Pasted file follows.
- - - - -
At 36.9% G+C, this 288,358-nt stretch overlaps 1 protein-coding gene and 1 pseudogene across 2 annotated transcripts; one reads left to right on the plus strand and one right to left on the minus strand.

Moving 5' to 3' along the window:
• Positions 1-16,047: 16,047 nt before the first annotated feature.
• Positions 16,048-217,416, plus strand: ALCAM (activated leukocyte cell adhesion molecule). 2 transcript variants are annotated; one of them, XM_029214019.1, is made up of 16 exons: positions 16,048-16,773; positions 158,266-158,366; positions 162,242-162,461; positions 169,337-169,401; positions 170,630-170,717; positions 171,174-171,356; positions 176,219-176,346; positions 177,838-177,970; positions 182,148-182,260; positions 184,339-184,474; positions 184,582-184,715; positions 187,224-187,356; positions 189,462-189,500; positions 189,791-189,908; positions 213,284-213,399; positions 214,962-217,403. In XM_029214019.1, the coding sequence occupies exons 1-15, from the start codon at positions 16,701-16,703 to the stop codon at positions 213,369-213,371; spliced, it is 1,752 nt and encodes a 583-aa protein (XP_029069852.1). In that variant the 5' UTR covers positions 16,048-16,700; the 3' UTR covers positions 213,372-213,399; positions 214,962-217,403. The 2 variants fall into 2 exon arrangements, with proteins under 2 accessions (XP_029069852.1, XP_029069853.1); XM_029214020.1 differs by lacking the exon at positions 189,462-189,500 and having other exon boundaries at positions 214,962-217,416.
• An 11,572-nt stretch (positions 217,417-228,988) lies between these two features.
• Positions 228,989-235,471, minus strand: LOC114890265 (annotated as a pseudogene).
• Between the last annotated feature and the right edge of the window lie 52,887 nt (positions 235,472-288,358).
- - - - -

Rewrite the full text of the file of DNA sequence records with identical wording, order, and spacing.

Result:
At 36.9% G+C, this 288,358-nt stretch overlaps 1 protein-coding gene and 1 pseudogene across 2 annotated transcripts; one reads left to right on the plus strand and one right to left on the minus strand.

Moving 5' to 3' along the window:
• Positions 1-16,047: 16,047 nt before the first annotated feature.
• Positions 16,048-217,416, plus strand: ALCAM (activated leukocyte cell adhesion molecule). 2 transcript variants are annotated; one of them, XM_029214019.1, is made up of 16 exons: positions 16,048-16,773; positions 158,266-158,366; positions 162,242-162,461; positions 169,337-169,401; positions 170,630-170,717; positions 171,174-171,356; positions 176,219-176,346; positions 177,838-177,970; positions 182,148-182,260; positions 184,339-184,474; positions 184,582-184,715; positions 187,224-187,356; positions 189,462-189,500; positions 189,791-189,908; positions 213,284-213,399; positions 214,962-217,403. In XM_029214019.1, the coding sequence occupies exons 1-15, from the start codon at positions 16,701-16,703 to the stop codon at positions 213,369-213,371; spliced, it is 1,752 nt and encodes a 583-aa protein (XP_029069852.1). In that variant the 5' UTR covers positions 16,048-16,700; the 3' UTR covers positions 213,372-213,399; positions 214,962-217,403. The 2 variants fall into 2 exon arrangements, with proteins under 2 accessions (XP_029069852.1, XP_029069853.1); XM_029214020.1 differs by lacking the exon at positions 189,462-189,500 and having other exon boundaries at positions 214,962-217,416.
• An 11,572-nt stretch (positions 217,417-228,988) lies between these two features.
• Positions 228,989-235,471, minus strand: LOC114890265 (annotated as a pseudogene).
• Between the last annotated feature and the right edge of the window lie 52,887 nt (positions 235,472-288,358).